The illegal push-backs that are taking place on the Balkan route are largely undocumented in the mass media. With enough pressure Michelle believes we could stop illegal push-backs and make peoples passage easier.
(Photograph of the camp in Belgrade by Gastiaso Photography)
“A push-back occurs when you are expelled from a country without having the possibility to explain your personal circumstances and without the possibility to claim asylum. Push-backs are illegal and prohibited under international human rights law. These expulsions can take different forms. It can happen that you are returned to a state border to the country you came from without having the possibility to claim asylum.
“It can also happen that you have stayed in a country for a while and are later on expelled to the country you travelled through earlier, without any legal procedure”.
There is a lot more information here… https://live.w2eu.info/en/push-backs-and-expulsions/
There are a lot of illegal push-backs and violence towards people from the authorities on the the Balkan route.
“A lot of people have already documented these rights abuses from different borders along the Balkan route: from Bulgaria to Turkey, from Macedonia to Greece, from Serbia to Macedonia, from Serbia to Bulgaria, from Croatia to Serbia, from Croatia to Bosnia, from Hungary to Serbia, as well as from Slovenia to Croatia.”
Both quotes are from ‘Live-Feed of Welcome to Europe: Information for refugees travelling from Greece to Northern Europe.’
One friend told me he was at an official refugee camp in Serbia, and one night a government bus came and took 50 of them to the border with no warning and pushed them back illegally to Macedonia. This is one of the reasons many people are afraid to stay in official camps on Serbia and choose to live in unofficial camps in Belgrade, many of who are left to sleep out in the open at temperatures reaching -15C.
Other reasons people don’t stay in official camps is that there is no educational resources for children, some are closed camps with no access in or out, bad food, no access to local shops or community (one that houses 1000 people is next to a motorway petrol station) and violence from guards.Many people are reaching Croatia and Hungary and are not allowed their legal rights under Article 19 of the EU Charter of Fundamental Rights and Art 4 Prot 4 of the European Convention on Human Rights (ECHR) to seek asylum. They are instead set on by police dogs, stripped naked in the snow and often forced to walk back to the country they came from with no shoes.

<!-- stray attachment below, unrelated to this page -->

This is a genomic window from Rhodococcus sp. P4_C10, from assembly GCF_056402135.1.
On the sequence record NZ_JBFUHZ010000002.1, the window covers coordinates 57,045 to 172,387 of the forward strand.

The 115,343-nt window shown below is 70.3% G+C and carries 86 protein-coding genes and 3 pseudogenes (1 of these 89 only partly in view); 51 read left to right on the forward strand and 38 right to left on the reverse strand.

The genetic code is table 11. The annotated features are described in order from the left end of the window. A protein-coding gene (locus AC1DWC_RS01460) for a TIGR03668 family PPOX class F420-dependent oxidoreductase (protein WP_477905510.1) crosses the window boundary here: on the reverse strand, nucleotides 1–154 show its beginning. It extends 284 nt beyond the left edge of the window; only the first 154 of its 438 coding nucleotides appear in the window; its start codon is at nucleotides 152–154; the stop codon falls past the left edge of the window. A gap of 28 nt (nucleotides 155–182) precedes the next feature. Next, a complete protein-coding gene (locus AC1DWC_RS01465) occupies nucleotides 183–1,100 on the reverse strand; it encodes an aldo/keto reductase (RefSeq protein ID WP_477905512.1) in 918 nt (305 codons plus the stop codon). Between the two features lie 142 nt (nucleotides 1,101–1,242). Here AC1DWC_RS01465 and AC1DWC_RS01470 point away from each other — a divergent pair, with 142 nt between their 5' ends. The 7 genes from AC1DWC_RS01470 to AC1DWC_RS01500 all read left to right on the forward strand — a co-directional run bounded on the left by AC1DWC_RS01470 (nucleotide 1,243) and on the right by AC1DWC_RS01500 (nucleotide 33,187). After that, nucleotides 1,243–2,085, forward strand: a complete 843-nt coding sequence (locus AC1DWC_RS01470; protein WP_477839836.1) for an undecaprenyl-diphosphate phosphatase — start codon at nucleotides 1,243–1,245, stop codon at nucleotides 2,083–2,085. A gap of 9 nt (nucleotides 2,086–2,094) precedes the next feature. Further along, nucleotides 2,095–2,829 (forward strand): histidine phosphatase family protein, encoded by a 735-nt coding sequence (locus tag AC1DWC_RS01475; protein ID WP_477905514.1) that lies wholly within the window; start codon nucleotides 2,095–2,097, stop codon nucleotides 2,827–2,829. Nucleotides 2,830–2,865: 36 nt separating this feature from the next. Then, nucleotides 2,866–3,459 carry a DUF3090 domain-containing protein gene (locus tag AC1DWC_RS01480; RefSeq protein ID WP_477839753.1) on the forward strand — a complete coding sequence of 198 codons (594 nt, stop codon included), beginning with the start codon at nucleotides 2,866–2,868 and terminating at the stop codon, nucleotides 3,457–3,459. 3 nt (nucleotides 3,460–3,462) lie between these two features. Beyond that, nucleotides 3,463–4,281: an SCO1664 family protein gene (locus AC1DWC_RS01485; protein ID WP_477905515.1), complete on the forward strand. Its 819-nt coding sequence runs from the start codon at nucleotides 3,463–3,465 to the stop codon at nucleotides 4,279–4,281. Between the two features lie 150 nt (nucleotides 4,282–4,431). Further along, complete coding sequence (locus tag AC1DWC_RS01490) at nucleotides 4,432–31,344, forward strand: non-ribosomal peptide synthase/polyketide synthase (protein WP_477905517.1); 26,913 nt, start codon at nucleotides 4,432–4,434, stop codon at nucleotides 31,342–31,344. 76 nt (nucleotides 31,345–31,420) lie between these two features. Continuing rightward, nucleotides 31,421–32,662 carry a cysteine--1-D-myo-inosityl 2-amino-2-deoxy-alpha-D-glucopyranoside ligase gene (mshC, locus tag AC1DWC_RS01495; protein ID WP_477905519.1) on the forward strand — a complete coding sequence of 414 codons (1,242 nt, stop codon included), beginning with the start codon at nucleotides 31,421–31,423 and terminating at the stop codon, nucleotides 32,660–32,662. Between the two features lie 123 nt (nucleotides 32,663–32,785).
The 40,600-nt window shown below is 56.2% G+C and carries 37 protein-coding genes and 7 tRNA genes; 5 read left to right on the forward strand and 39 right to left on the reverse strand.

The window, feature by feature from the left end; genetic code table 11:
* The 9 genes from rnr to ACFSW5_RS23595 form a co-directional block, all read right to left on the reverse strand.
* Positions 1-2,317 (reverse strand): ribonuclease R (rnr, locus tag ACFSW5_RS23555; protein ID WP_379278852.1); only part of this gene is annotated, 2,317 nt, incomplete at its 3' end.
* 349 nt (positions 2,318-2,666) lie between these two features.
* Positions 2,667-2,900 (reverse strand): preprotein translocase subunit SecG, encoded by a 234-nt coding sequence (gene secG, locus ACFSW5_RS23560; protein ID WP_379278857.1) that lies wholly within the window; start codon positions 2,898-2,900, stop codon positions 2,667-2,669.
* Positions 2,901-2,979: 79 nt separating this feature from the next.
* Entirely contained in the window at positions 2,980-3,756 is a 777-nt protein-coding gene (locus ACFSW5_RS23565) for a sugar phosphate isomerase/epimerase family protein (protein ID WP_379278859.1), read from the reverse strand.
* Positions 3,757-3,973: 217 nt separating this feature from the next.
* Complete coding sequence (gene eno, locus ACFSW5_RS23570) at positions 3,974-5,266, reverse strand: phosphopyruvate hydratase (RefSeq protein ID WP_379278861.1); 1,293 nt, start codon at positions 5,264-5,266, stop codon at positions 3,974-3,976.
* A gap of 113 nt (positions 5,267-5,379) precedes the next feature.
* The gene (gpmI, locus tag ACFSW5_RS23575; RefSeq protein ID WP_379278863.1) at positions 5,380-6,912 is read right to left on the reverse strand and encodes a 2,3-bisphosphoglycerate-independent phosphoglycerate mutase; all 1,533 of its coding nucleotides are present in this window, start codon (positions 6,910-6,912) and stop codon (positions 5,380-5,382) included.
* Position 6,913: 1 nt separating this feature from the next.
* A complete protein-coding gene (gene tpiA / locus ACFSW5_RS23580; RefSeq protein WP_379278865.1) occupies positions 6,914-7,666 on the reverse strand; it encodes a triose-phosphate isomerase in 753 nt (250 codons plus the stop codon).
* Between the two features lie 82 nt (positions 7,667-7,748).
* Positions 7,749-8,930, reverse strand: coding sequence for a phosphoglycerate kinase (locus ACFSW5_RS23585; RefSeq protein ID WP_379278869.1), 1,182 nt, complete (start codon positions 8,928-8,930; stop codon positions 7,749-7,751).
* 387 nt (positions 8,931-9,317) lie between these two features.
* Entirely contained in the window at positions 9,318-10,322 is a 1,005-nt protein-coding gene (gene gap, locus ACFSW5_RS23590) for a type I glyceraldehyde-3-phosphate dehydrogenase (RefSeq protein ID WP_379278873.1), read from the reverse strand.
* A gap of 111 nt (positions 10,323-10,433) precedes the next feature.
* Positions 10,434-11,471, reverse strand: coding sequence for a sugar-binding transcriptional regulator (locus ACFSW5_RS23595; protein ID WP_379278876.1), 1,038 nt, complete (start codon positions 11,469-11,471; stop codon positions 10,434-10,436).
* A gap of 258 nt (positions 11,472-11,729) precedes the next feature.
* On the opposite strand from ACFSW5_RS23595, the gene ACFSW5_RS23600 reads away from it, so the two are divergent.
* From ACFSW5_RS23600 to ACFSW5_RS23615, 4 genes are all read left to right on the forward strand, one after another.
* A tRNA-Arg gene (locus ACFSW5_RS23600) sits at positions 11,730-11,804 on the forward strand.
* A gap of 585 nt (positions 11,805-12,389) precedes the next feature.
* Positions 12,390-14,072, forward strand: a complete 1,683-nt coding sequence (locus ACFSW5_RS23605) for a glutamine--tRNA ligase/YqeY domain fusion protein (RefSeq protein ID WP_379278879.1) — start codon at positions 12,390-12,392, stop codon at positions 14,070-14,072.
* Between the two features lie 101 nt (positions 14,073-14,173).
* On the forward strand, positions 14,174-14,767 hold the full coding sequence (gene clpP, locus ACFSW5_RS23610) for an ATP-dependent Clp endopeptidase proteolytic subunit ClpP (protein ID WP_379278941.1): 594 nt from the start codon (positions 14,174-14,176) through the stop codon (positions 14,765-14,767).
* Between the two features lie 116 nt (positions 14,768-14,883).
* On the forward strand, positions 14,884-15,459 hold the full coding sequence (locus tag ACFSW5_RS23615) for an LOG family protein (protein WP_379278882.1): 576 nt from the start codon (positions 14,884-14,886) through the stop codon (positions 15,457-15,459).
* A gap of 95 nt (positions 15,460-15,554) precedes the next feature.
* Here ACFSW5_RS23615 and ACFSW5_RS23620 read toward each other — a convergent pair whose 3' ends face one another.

Men are regularly coming back to Belgrade with serious injuries and find it hard to access the right medical treatment, and the poor living conditions in Belgrade often make it hard for people to recover. Also many people are arriving in Serbia from camps in Bulgaria where violence and border violence is even worse. A teenage boy arrived with his friends from an official camp on Bulgaria paralysed and another blind.People are being forced to travel across borders illegally, as the once more relaxed border between Serbia and Hungary into Europe now only lets ten people, according to official figures, pass legally every day here, https://live.w2eu.info/en/hungary/.
You are not allowed any legal assistance for your asylum application once you enter the transit zone into Hungary, men are held for up to 28 day in a shipping container and often sent back. Even if people apply for asylum in Serbia they might get pushed back illegally so people are being forced into more dangerous illegal routes. One friend around 17-years-old was crossing the border last week and the ice on the river cracked, the boy fell in and died. This journey is killing people.It is also important to mention the positives of this story and the amazing people I have met. There is true spirit, braveness and kindness in this situation. Older boys are looking after unaccompanied minors like big brothers, people are active and finding places to live, ways to cook, heat and wash and they share this. And they are mostly positive and kind. They are often well educated and have exciting plans for a better life than what they are leaving, none of which mention the benefit system or free health care as their reason to travel.
Their stories and journeys are all different and very important and we can learn a lot from them. It is important for us to not to offer the hand of charity and pity but instead to work in solidarity together to open the borders that are killing people.